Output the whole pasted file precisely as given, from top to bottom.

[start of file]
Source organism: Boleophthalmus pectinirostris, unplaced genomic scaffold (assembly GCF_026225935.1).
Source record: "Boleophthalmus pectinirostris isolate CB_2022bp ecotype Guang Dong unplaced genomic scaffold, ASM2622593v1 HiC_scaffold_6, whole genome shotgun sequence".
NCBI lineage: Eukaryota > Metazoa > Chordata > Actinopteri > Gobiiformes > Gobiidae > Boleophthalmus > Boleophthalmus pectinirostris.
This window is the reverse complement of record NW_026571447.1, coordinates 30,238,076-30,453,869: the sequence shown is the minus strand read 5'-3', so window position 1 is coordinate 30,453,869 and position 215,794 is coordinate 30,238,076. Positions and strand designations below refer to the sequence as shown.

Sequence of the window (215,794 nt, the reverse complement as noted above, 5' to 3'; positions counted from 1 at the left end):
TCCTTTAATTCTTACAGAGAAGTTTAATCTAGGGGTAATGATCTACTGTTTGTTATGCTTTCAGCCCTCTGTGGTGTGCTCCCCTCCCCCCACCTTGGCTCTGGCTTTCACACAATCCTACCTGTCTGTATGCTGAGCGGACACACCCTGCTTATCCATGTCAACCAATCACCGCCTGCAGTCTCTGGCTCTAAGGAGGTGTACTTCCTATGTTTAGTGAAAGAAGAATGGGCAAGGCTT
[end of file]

Source organism: Boleophthalmus pectinirostris, unplaced genomic scaffold (assembly GCF_026225935.1).
Source record: "Boleophthalmus pectinirostris isolate CB_2022bp ecotype Guang Dong unplaced genomic scaffold, ASM2622593v1 HiC_scaffold_6, whole genome shotgun sequence".
NCBI lineage: Eukaryota > Metazoa > Chordata > Actinopteri > Gobiiformes > Gobiidae > Boleophthalmus > Boleophthalmus pectinirostris.
This window is the reverse complement of record NW_026571447.1, coordinates 30,238,076-30,453,869: the sequence shown is the minus strand read 5'-3', so window position 1 is coordinate 30,453,869 and position 215,794 is coordinate 30,238,076. Positions and strand designations below refer to the sequence as shown.

Sequence of the window (215,794 nt, the reverse complement as noted above, 5' to 3'; positions counted from 1 at the left end):
TCCTTTAATTCTTACAGAGAAGTTTAATCTAGGGGTAATGATCTACTGTTTGTTATGCTTTCAGCCCTCTGTGGTGTGCTCCCCTCCCCCCACCTTGGCTCTGGCTTTCACACAATCCTACCTGTCTGTATGCTGAGCGGACACACCCTGCTTATCCATGTCAACCAATCACCGCCTGCAGTCTCTGGCTCTAAGGAGGTGTACTTCCTATGTTTAGTGAAAGAAGAATGGGCAAGGCTT